A subtle shift in demographics is taking place in America. Too subtle for the mainstream media and politicians to notice.
Americans are getting back to the land. They are selling their townhouses and suburban McMansions and returning to the farm.
These prodigals are hobby farmers: retired financial planners, accountants, and CEOs who made a small fortune and then, when it came time to retire, wanted nothing more than to leave the drab, impersonal suburbs behind and relocate to 100 acres of peaceful river valley.
Many of these so-called “countrysiders” are second or third generation city folk, whose fathers or grandfathers moved to the metropolis hoping to strike it rich quick as a stockbroker, a lawyer, or some other desk professional, but whose blood stirs still with an ancient longing to get back to the land and work with one's hands, and who, in their waning years, seek the affections of country life, of church and community.
Some are aging hippies or simple-living ascetics, witnesses to the havoc materialism and industrialism have wreaked to family, to values, and to morals, who long for a simpler, more natural way of life. The fortunate ones have property to return too. Property that remained in the family long after their ancestors moved to the cities, to college, or marched off to war and never came back.
The movement — if one can call it that — is known as the New Agrariansim. Its philosophy, to quote Wendell Berry, is “to keep, to save, to make last, to conserve.” It strives to reinvigorate the household as “a center of economic productivity.” Most of all it shuns governmental assistance.
It differs greatly from environmentalism which regards human beings as the problem, as a cancer on the planet, writes Allan Carlson, a professor of history at Hillsdale College. In contrast, agrarians are “buoyant humanists, welcoming children and the close settlement of human beings on the land.”
THAT'S THE HOPE. Then there is the reality. The farmland the New Agrarians are returning to is not the land their grandparents forsook.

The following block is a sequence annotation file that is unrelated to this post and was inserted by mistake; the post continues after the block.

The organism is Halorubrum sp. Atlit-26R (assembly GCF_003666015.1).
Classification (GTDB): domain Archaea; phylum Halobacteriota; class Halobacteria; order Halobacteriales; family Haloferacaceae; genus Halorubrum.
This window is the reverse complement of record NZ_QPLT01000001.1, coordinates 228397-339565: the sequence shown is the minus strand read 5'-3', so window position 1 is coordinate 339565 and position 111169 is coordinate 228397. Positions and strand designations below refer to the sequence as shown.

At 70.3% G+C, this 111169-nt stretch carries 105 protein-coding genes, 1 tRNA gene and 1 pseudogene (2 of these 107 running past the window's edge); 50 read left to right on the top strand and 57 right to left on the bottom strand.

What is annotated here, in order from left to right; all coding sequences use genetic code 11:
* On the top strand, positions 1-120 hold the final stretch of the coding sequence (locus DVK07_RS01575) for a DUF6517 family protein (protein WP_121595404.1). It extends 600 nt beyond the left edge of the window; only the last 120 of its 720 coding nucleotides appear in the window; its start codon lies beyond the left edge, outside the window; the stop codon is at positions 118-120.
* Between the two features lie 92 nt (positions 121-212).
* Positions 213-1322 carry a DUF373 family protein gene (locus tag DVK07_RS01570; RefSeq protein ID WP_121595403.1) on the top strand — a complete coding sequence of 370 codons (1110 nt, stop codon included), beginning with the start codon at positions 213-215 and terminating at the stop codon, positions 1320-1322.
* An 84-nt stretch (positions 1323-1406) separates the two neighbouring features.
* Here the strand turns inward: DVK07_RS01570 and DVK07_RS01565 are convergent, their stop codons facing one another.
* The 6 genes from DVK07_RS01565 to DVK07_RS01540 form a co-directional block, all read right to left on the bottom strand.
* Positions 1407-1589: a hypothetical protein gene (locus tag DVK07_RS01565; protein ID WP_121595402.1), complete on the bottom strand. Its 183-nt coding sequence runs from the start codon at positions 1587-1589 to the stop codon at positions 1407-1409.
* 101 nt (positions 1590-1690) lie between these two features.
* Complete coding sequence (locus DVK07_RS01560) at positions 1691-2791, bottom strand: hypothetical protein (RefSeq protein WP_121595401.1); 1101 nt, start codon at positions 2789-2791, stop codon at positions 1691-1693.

Rural poverty rates now hover around 16 percent. In 1941, the average farm was 160 acres in size. Today 1,700 acres is commonplace. The average farmer approaches 65 years of age. He “sits in an office before his computer, hunting for new tax loopholes and hedging on the Chicago Board of Trade,” notes Carlson.
And for good reason. Land prices have soared, as have the costs of machinery pesticides, and transportation, pricing many wanna-be young farmers out of the market.
The back-to-the-landers find a dwindling number of small farmers unable to compete with uber-efficient Consolidated Ag. They find a countryside where meth is king, and small farms are only a nostalgic memory. The mantra of today’s farmer is grow or perish.
But they are adapting. If high-yield unsustainable industrial agriculture with its indifference to family, community, and traditions holds a monopoly, then the New Agrarians have found another niche. They have created a growing market for healthy organics, and humanely treated free-range chickens and grass-fed beef. They have worked to increase the number of farmers markets, the burgeoning community-supported agriculture movement (association of individuals pledged to support one or more local farms, with growers and consumers sharing the risks and benefits of food production) and farm-to-family distributors, processors, and wholesalers of local, fresh foods.
If affordable farmland is at a premium (they ain't making any more of it), there is at least no shortage of ideas. Carlson suggests taxpayers take the annual $20 billion crop subsidies given to agribusiness and fund more than one million new family farms. “Under my fantasy, we taxpayers would at least get what we thought we were paying for all along: a well-settled countryside of happy families and rosy-cheeked children.”
But if recent history is any guide, Big Ag may soon take itself out of the picture. With the rising price of land it is only a matter of time before corporate farms move overseas where land and labor is cheaper. Perhaps then the back-to-the-land movement will really take off.
The question is can the family farm hold on that long?
Photo: Wikimedia Commons
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